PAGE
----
We all know many axioms of life and literature that warn about the consequences of "too little, too late." William Shakespeare wrote, “Better three hours too soon than a minute too late” and Ralph Waldo Emerson penned, “You cannot do a kindness too soon, for you never know how soon it will be too late.” And despite the broad consensus within the scientific and environmental community that we are living amid climate and extinction crises, we continue to wait, and watch, as species after species withers toward the permanence of extinction.
Sometimes, it is unavoidable. Sometimes it is not, but we continue our traditions of failing to act until it is too late.
Today, we are again on extinction watch, witnessing the world’s smallest cetacean – the vaquita porpoise – succumb to the inexorable pressures of illegal fishing and trafficking in totoaba swim bladders. Last reports have the population at no more than 15. Last November, we watched hopefully (critics said, hopelessly!) as a last minute and heroic rescue was undertaken to bring as many as possible of the then-30 remaining individuals into human care (I’ll avoid the polarizing term “captivity”). It was a desperate effort, but desperation was all we had left. That effort failed, and once again, we have failed to understand what author Og Mandino calls, “the immeasurable distance between late and too late.”
We could have saved the vaquita. We have the technology and talent to capture and to learn to care for them. Had we deployed those assets when there were 1000 or 500 or perhaps even 100 vaquita remaining, there is no doubt we would have succeeded. So, why didn’t we?
My theory is that there is a continuing and debilitating bias within and among environmental and academic communities regarding the practice of conservation breeding. I am not going to fully explore the origins of, or remedies for, this bias in a 750-word editorial, but that exploration must be undertaken. Nature is a diminishing resource; we are consuming it voraciously. We cannot save every species, but we can save many. The vaquita is one that could have been saved.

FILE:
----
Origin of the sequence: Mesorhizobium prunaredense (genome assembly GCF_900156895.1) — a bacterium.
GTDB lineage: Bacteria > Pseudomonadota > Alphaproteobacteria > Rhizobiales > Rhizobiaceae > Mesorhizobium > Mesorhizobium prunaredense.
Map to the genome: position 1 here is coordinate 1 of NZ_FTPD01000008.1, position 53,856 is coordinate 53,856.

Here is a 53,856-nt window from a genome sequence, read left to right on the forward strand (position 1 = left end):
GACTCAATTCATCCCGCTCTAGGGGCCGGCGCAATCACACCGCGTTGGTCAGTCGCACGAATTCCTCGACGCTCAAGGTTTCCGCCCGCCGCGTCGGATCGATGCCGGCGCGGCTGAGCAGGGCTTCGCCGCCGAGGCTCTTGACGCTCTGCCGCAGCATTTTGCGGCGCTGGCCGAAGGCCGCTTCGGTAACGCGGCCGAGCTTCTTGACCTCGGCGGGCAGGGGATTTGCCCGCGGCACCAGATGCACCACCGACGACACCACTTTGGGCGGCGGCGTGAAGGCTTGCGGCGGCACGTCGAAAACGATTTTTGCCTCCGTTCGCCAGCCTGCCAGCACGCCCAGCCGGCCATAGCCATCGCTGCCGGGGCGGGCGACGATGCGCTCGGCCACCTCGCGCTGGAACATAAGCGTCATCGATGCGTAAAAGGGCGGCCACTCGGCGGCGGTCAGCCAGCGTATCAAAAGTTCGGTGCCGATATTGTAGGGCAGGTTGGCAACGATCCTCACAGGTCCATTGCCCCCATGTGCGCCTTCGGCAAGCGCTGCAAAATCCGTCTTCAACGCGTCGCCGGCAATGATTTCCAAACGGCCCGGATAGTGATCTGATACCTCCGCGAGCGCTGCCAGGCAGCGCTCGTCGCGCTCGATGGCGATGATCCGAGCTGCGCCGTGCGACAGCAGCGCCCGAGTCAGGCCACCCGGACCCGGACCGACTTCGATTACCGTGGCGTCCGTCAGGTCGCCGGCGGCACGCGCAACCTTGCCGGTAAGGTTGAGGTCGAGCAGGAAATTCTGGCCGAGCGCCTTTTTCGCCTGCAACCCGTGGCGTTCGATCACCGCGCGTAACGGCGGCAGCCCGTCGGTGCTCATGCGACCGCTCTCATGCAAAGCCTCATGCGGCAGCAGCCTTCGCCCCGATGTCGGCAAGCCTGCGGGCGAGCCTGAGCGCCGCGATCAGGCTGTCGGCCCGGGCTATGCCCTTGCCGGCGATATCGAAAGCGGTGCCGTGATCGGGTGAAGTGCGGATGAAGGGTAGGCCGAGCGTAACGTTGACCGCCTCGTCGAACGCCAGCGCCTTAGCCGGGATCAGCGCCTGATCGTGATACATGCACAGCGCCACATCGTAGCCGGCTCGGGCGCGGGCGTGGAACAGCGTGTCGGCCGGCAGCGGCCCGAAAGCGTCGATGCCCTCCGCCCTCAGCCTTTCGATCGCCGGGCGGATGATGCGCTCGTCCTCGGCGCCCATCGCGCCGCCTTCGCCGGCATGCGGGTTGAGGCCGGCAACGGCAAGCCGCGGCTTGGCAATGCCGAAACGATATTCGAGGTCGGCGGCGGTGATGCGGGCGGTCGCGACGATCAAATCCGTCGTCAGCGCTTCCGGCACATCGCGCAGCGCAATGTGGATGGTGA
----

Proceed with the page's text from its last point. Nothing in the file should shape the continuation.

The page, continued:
Certainly, one bias is that bringing a species into human care will discourage or distract efforts to deal with the causes of its decline, like illegal or unsustainable fishing. In the case of vaquita, I asked this question of a long-time friend and colleague in the environmental community: Can you give me a single example of where that has actually happened? They could not, although I offered no less than a dozen examples of where the opposite has happened, including California condors and lead poisoning; black-footed ferrets and sylvatic plague; wolves and social stigmas about wolves; Guam kingfisher and brown tree snakes; and on and on and on.
It is time for us to come together. Human society cannot support a world population of 7.5 billion, let alone 10 billion, and stop extinction. But if we continue acting as a weak confederacy of environmentalist, animal protection, conservation, education, academic and zoological interests, then extinction will certainly and repeatedly defeat us. And it doesn’t need to be so. We must stand united. We must build conservation strategies that carefully and strategically integrate in situ and ex situ strategies, and reject the notions that one is ethically or intentionally superior, or pursuing one will make the other subservient or unnecessary.
The distance between late and too late is immeasurable, but we continue to act as if we can measure it, and determine the precise moment at which ex situ means can be deployed. The vaquita experience, once again, reminds us of the hubris in that position. We will lose the vaquita because we were too timid, too divided, and too vested in solving the root-problems to bother with stopping to save the species itself.
Hopefully, this time, we have learned.
I propose an immediate, determined and purposeful dialogue among our confederation of interests, aiming to inspire unification and avoid the next vaquita experience. Let’s examine our history of successes and failures, and let’s set ourselves onto a new course of integrated conservation planning. The AZA community is dedicating itself to Saving Animals From Extinction (SAFE), applying awareness, education, inspiration, government relations, political savvy, communication, fund raising, friend raising, arm twisting, and yes, both in situ and ex situ conservation as essential ingredients to success.
Let’s begin anew, and create a better future.
Note: this editorial was originally published in the IUCN Species Survival Commission (SSC) Quarterly Report June 2018, pg 24-25.
DAN ASHE IS THE PRESIDENT AND CEO OF THE ASSOCIATION OF ZOOS AND AQUARIUMS.
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